Earlier on, I had mentioned that the anime would be hard to follow, simply because of the language used that simulated the real world anime production scene. The complex jargon and the alien setting would make anyone without prior knowledge of these related fields (anime production) just baffled at what was being said and what was going on. But as the anime progresses, the constant exposure to these things ended up teaching us as the viewers a thing or two about the anime production scene.
Personally to me, the anime felt like an eye opener. The story and the style created an ideal environment to allow us to digest the motives behind the anime more easily, resulting in us being able to empathise and understand what the behind-the-scenes of an anime go through in much more clarity. As such, by the end of this wonderful wholesome story, I unwittingly found myself humbled and extra appreciative of anime in general.
The story was fascinating, as we explore the different personalities in the workplace and the influence these stark personalities may have on their work and their colleagues. The anime also questions our ambitions and our willpower by presenting us with such hardworking and ambitious individuals that were either working hard for a dream, or working hard in search of a dream. What impressed me is that given the setting of an anime production company, the company took on two different anime productions in the series, which meant that Shirobako itself had to work on those two different types of anime in its story, involving a lot of different styles and work. So essentially, the anime felt like three different styles and stories were being worked on to produce a single anime. That sounds like a lot of work, especially since these stories turned out really well in my opinion.
Moving on to the art and character design, I really liked the cutesy appearances of the female characters that paired up with the realistic looking male characters. If I were to look deeper into this, I would say that it symbolised the crude varying expectations that are placed on different genders. But it’s just moe anime, so I’m probably overreaching with that statement. So on an entertainment perspective, I think this let us as the viewers feel the diversity of a creative company. When you observe closely, you would notice that Shirobako also spends a considerable amount of effort in changing the clothes of a few characters, more notably Miyamori Aoi. Her often differing styles give us the realism of the passage of time in the workplace.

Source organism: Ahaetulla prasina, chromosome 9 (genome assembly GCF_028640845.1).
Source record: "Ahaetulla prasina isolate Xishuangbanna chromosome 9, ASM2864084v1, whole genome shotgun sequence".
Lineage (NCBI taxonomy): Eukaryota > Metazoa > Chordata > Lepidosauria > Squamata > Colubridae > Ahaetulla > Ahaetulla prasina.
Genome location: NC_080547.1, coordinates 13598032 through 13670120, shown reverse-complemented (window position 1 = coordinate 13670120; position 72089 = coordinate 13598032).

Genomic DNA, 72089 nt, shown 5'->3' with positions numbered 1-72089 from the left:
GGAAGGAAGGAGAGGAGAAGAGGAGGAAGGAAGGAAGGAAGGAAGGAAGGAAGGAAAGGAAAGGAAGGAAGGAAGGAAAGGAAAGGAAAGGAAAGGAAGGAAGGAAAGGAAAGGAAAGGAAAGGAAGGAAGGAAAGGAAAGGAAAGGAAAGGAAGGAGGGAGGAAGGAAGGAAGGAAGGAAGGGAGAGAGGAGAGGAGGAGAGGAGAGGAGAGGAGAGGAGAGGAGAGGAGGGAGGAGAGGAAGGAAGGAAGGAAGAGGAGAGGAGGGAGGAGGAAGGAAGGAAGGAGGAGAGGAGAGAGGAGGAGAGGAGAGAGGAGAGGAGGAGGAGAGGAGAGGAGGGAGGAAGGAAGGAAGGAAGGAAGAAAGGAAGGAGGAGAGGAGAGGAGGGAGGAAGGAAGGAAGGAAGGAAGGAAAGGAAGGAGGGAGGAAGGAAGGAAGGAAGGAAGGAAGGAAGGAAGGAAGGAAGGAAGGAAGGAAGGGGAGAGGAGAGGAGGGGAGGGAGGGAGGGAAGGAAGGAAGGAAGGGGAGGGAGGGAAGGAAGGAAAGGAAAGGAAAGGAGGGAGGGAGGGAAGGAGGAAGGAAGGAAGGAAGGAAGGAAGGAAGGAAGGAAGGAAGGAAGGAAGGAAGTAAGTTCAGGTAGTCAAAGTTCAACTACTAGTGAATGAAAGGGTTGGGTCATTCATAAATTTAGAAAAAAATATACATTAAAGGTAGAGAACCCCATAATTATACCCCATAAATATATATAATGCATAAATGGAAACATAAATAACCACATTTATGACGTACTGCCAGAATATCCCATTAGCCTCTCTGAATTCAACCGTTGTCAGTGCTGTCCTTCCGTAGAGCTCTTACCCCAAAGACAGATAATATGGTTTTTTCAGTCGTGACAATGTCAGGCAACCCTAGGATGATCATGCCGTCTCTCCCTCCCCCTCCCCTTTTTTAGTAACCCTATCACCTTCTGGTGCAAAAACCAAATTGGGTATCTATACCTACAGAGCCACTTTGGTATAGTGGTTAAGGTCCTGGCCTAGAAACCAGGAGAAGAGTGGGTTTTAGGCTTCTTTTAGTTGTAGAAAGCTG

Overall, Shirobako felt like a wholesome and well-written piece of work. Maybe it’s because it’s an anime about anime, but writing a review on Shirobako forces me to pay more attention to the subtleties in the anime as a whole. Even minor motions and moments are something that I end up looking at a lot more intensely in the anime. And that’s the beauty of Shirobako, being an anime that analyses and criticises work life in the anime industry, to the point of being able to influence the viewers and to get us to feel all sorts of things in this topic. It’s also kinda cute.
TLDR; Anime fun, anime real, anime awesome!
Yes, this was a mess of a writing. I wrote this review 2 months back, but only finished it up now. So pardon me for my writing not having proper form or structure. The me from 2 months ago had a different writing structure, so writing over it as the me from now was quite the challenge. I couldn’t make up my mind on which style to adopt. Anyhow, thanks for reading!